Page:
One of the greatest services the dispute resolution professional can provide is an entirely
different perspective for people locked into conflict, who can only see the subject of their
conflict. This is particularly true with intimate partners enduring the rupture of their relationship.
These poor distressed souls are so hyper-focused on the subject(s) of their dispute, they are shorn
of the tools that would allow them to escape from their terrible, painful dance.
Each person may bring their own army of supporters to underscore the rightness of their
position, as they are embedded in any number of subsystems in their own lives – their families of
origin, their girl or boyfriends, the subsystem within these groups of the ones who have gotten
divorced. All tug on the individuals before you, giving advice, vilifying the other person.
Careful inquiry into the existence, composition and messages of these subsystems will help
untangle these strands of the web and allow the individuals a clearer, cleaner approach to the task
at hand.
The reactivity which plagues intimate partners in disputes is particularly intense because
almost always, there are very deep, very old personal themes that are activated (usually outside
the awareness of each person). Brent Atkinson in his excellent Emotional Intelligence in
Couples Therapy identifies four discrete themes which bring couples into gridlock (and which, if
not addressed, will carry through to dissolution). Atkinson describes these as different and
legitimate ways by which individuals can experience emotional stability. It is important to
identify these different styles, because almost invariably each partner tends to pathologize the
other – so that both are expending enormous energy in defending themselves – energy that could
be put to use at understanding the other and finding avenues for moving on. Instead they become
locked into their dance. The different styles identified by Atkinson are: Independence First vs.
Togetherness First (in which one person’s basic need is for a sense of space or freedom while the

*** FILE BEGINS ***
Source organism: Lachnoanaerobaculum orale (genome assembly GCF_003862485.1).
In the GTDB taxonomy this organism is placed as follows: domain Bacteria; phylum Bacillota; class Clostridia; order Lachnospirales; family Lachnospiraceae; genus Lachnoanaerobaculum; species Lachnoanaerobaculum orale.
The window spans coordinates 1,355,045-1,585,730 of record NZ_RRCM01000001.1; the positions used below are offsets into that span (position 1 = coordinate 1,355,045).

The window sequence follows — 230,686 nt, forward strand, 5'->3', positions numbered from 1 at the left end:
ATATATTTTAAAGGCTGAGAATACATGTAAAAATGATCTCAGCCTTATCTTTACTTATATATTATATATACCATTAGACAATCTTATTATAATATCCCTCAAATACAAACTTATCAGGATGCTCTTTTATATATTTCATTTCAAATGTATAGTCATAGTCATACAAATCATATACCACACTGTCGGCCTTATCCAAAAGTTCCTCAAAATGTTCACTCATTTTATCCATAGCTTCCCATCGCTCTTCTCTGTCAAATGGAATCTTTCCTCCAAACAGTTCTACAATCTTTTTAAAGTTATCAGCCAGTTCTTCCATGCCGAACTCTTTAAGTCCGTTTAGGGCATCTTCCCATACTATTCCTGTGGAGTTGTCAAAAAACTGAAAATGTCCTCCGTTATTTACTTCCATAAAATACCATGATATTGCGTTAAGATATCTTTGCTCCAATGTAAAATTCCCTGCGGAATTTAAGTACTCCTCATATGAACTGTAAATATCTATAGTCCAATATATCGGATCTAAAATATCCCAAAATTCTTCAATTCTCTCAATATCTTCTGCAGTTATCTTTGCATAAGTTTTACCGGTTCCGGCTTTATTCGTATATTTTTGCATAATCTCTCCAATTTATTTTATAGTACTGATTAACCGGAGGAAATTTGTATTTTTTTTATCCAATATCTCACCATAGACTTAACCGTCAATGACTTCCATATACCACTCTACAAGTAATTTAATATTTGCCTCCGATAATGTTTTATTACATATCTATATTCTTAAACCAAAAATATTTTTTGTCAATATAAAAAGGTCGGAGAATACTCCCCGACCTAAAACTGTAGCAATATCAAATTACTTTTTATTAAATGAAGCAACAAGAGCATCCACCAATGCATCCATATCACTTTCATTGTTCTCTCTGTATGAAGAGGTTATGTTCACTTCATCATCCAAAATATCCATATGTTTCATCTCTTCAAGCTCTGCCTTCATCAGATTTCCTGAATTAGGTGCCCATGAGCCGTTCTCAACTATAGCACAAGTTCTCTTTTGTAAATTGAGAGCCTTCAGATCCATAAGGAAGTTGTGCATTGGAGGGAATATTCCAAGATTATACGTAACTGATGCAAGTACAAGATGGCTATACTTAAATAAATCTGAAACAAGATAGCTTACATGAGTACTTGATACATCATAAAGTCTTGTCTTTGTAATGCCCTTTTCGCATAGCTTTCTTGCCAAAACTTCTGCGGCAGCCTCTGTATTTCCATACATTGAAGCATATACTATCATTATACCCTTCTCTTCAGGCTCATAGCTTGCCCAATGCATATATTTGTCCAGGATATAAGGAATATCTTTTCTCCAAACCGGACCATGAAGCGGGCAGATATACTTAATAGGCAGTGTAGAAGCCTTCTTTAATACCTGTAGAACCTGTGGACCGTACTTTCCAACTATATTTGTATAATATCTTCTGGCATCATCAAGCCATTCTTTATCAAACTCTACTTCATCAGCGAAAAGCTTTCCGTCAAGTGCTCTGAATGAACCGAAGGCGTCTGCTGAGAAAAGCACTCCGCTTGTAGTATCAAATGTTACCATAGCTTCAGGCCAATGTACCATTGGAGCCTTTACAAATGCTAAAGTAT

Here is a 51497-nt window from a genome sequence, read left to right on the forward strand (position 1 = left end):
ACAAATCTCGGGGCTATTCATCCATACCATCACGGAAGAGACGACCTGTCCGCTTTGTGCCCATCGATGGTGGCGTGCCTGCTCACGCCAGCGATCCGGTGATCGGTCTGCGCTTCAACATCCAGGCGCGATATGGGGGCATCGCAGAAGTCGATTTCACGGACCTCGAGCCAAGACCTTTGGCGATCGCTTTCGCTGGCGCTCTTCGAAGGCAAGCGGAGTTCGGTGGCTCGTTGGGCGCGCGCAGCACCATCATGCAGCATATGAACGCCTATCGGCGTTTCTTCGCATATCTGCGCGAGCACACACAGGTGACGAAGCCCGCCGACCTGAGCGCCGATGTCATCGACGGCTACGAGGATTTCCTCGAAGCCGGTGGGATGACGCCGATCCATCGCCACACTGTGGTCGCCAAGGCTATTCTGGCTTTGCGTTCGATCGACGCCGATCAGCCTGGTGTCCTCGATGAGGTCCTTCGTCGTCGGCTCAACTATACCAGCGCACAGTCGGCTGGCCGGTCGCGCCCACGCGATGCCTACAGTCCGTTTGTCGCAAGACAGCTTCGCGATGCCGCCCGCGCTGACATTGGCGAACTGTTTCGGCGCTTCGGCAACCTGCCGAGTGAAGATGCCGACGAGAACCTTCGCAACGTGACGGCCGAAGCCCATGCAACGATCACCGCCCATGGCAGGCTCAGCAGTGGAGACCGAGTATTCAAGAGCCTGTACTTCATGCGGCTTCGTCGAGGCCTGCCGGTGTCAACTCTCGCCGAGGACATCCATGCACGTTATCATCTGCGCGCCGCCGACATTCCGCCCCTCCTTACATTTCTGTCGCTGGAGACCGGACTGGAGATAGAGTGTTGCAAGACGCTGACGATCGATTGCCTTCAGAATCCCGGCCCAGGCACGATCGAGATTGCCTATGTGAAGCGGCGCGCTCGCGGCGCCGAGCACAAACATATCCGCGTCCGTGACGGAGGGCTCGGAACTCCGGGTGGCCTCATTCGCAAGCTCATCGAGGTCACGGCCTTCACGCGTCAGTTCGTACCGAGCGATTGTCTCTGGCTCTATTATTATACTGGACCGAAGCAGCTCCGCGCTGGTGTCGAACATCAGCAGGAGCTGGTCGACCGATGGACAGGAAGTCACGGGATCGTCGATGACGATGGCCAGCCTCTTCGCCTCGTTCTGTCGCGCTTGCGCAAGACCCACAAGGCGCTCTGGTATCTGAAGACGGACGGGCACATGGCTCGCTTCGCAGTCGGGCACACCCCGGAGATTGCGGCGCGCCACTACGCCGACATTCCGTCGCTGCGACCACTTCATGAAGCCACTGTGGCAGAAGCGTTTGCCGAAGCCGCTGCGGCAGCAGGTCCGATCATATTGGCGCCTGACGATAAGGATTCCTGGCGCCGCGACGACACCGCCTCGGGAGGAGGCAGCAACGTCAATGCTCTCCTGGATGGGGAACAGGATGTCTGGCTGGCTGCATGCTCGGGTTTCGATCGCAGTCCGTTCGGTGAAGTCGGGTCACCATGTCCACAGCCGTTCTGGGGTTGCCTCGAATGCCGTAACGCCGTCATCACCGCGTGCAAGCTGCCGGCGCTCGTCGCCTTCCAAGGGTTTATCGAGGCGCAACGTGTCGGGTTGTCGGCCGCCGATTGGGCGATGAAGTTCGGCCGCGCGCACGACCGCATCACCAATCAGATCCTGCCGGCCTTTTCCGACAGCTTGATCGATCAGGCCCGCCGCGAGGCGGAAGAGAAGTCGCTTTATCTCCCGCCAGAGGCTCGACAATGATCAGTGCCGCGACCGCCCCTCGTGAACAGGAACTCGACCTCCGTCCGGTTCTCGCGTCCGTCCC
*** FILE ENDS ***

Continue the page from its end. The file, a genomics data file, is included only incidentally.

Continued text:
other needs to have a sense of emotional connection); Invest in the Future vs. Live for the
Moment (in which one person feels like all responsibilities need to be handled before they can
relax and the other is petrified the life will pass them by while they are doing all the things they
“have to” do); Predictability First vs. Spontaneity First (in which on person needs a minimum of
chaos for stability and the other wants nothing more than a fellow traveler to explore the
adventures of life); Problem Solving First vs. Understanding First (aka, lawyers and their14
spouses). The key to these and other differences are that they represent completely
understandable (and polar opposite) methods for achieving emotional stability and it is painfully
easy for anyone of feel completely misunderstood and judged by the other. Any reader
struggling with one of the above challenges in their intimate relationship will not have difficulty
coming up with the judgments they throw at the other and the different judgments they have, in
turn, thrown at them. People in the grip of these gridlocked conflicts feel profoundly
misunderstood and dismissed by their partners – causing enormous defensiveness and reactivity.
It is vitally important that any dispute resolution professional dealing with issues such as
these be mindful of their own struggles along these lines. As noted by Atkinson, these attitudes
represent the efforts of individuals to establish a sense of emotional stability for themselves. As
such, it is likely that each attitude represents a response to early, meaningful life experiences.
Oftentimes these experiences as quite early in our life and, therefore, beyond our immediate
conscious awareness. As this is true for our clients, it will also be true for us. Therefore, we will
need to be particularly vigilant to avoid automatic alliance with the individual who happens to
share our own (unconscious) style. We will, of course, be easy marks for those who share our
predilection and who want to triangle us in.
If we are able to maintain our awareness of process over content and the systemic vs. the
individual context for understanding interpersonal stresses and disputes, we may well be able to
pull many rabbits out of hats that our clients didn’t even know existed. That’s why a systems
perspective can be an invaluable inclusion in any dispute professionals tool kit.

Be the first to comment

Leave a Reply

Your email address will not be published.